I’ve done aquaponics – which is basically using fish to fertilize the water you use to grow plants hydroponically – out of the Battlestar before but this is the first time I’ve done a fruiting plant. I had a volunteer cherry tomato show up in my back garden thanks to throwing moldy tomatoes out for the squirrels. It got nice tomatoes on it before the end of the season so I decided to take a couple of cuttings and try growing it inside. Basically all I did was stuff the cuttings into some plastic pots with clay hydroponics substrate that I wired up to sit on the top of the tank and then let nature take over. Only one cutting ended up rooting and taking off, but boy has it grown.
Here it is 20 days ago, finally getting its first fruits. The roots are on the other side of the glass tank cover. The light source is a AquaUFO + Red LED fixture.
On the other side of the tank I have my giant mass of watercress and some Garnet Rose Lettuce starting.
Here’s a picture of the whole tank. We’ve got the top wrapped with black paper because the LEDs are so bright that they make tv watching impossible. They’re also pretty uncomfortable to look at directly, although not dangerously so. Please excuse the state of the tank as I really needed to clean the filter before I took this picture. The aquatic plants at the bottom aren’t edible and have been in there for years. It’s mostly a mix of cryptocorynes and tiger lotus (Nymphaea lotus) as that seems to adapt best to the constantly changing light conditions and my lack of attention.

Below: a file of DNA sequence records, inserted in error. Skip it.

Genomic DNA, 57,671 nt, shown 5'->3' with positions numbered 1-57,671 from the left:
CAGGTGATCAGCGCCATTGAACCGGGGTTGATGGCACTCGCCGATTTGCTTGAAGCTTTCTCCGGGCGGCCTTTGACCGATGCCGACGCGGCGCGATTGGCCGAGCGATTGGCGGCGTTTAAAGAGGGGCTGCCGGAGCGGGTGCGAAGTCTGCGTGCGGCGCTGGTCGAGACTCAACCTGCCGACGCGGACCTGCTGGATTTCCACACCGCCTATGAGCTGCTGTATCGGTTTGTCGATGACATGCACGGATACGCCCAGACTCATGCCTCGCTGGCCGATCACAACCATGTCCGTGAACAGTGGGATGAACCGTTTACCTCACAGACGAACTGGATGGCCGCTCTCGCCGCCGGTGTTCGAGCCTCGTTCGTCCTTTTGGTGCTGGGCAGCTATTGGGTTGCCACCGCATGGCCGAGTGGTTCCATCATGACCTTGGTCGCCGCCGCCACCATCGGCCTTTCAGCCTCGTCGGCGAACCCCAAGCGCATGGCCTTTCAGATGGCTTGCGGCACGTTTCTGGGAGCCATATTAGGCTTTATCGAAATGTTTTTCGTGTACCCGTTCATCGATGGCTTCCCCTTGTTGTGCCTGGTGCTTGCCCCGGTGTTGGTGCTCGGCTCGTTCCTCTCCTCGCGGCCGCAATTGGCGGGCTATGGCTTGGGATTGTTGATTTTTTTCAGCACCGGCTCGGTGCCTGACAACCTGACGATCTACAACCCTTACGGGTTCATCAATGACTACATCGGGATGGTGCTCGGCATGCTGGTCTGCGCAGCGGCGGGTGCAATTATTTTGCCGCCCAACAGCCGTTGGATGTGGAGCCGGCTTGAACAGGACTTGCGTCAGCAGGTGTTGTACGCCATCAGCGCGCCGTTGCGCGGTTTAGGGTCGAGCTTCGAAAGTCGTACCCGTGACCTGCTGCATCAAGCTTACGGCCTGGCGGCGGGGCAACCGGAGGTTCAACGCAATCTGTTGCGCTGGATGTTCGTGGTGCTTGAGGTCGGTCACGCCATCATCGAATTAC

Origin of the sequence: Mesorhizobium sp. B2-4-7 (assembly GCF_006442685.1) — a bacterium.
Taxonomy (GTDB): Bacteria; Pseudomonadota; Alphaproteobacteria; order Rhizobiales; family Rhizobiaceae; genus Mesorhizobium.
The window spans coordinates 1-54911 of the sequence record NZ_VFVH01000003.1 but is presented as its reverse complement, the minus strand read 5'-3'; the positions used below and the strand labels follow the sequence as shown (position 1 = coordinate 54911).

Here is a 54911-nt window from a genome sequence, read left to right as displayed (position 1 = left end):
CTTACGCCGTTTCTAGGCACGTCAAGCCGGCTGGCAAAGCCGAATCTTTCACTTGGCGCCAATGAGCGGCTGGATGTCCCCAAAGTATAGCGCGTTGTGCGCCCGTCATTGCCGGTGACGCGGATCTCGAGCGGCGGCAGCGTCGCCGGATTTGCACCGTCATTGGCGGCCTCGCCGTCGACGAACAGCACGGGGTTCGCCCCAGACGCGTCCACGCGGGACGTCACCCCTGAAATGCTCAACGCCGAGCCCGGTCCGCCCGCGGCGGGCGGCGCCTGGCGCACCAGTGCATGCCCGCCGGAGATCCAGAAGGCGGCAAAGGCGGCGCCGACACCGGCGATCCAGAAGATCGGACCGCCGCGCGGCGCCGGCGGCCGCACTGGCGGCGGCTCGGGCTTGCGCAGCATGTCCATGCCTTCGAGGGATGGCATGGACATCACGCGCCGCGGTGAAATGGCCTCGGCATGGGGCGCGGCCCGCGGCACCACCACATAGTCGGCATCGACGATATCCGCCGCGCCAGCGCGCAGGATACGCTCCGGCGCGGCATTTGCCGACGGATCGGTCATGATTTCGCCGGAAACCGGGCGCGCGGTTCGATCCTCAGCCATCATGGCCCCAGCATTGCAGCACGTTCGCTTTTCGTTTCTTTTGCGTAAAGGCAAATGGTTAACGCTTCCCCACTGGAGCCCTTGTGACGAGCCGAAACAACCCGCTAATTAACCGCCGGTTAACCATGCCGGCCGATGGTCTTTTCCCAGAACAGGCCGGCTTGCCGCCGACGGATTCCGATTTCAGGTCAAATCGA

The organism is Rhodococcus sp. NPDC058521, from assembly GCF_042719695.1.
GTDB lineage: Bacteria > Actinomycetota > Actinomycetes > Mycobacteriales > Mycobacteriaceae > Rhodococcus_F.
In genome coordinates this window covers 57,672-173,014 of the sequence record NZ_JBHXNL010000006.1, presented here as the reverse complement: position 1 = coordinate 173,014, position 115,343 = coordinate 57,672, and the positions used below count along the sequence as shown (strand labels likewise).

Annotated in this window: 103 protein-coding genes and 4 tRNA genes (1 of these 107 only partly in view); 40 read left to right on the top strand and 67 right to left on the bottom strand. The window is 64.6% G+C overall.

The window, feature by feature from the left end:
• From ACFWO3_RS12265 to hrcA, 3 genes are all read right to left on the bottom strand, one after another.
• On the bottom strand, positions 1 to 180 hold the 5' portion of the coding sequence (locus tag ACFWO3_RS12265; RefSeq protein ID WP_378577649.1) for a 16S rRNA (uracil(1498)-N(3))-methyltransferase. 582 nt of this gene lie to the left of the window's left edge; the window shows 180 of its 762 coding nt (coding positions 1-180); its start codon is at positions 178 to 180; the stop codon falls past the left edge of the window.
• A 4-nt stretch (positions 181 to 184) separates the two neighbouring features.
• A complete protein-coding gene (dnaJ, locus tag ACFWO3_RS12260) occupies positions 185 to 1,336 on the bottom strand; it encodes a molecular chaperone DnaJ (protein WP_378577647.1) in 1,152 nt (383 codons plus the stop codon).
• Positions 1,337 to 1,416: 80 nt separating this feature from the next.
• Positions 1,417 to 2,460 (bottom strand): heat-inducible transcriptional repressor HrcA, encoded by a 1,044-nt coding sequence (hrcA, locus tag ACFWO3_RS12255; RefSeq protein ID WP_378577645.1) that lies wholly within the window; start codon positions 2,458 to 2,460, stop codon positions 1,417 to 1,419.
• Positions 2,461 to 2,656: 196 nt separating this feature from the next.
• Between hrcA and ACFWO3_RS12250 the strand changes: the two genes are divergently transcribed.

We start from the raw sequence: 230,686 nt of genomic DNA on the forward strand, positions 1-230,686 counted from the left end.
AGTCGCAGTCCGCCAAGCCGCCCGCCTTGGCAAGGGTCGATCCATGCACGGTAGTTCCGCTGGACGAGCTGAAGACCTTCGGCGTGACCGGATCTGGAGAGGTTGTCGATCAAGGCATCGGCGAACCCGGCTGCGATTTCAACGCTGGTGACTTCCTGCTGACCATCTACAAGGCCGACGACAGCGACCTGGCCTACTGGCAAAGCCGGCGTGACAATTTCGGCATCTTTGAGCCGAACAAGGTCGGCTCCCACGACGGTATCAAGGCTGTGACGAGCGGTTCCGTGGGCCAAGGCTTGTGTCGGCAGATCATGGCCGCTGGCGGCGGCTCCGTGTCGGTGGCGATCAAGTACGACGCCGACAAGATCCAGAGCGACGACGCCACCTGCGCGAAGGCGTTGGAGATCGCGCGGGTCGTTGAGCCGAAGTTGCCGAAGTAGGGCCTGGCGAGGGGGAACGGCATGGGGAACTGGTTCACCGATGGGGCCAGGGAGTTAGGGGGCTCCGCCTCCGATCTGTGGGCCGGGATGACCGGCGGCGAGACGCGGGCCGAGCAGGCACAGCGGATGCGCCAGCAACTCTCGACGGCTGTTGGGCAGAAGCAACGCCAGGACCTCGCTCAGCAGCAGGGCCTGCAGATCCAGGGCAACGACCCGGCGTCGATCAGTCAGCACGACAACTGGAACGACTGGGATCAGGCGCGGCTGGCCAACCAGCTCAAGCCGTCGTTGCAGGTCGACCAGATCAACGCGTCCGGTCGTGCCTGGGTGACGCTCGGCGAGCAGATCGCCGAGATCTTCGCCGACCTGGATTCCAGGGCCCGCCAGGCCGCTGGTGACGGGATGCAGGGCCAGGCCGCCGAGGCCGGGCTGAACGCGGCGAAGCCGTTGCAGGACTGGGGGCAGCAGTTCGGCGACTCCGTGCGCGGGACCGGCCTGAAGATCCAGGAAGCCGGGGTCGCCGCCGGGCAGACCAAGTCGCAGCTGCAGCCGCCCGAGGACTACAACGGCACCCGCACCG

Twenty days later, we’re really cooking now.
It’s a bit hard to compare because the lighting conditions make photography tricky, but the tomato plant now spreads from one end of the tank to the other and has branches up to almost the ceiling. I did clean the filter so there’s less murk. I also had to change the position of the powerhead I have in the tank so it’s blowing the root ball of the tomato to the front of the tank. Makes for a somewhat less attractive showcase tank, but it’s fun to watch the fish hunt for food and spawn in the roots. My diamond tetras reproduce in the tank pretty regularly. I have less fry lately because of the addition of some more predatory fish, but eventually they’re going to be too big to comfortably be able to fit in all of the root structures and I’ll see more fry again.
Behind the light guard, you can really see how the tomato plant is covering the top of the tank. I’ve got tons of flower, young fruit and two ripe tomatoes! Jason tasted one of the tomatoes last night (because I don’t actually like them!) and said it was a completely perfectly ripe tomato with excellent flavor and sweetness. I am very excited to have them continue to succeed!
On the other end of the tank, the Garnet Rose Lettuce is starting to leaf out and turn a beautiful red. This is a new breed for me and I’m looking forward to tasting it.
If anyone has questions about fish stocking, feeding, or any other specs, let me know.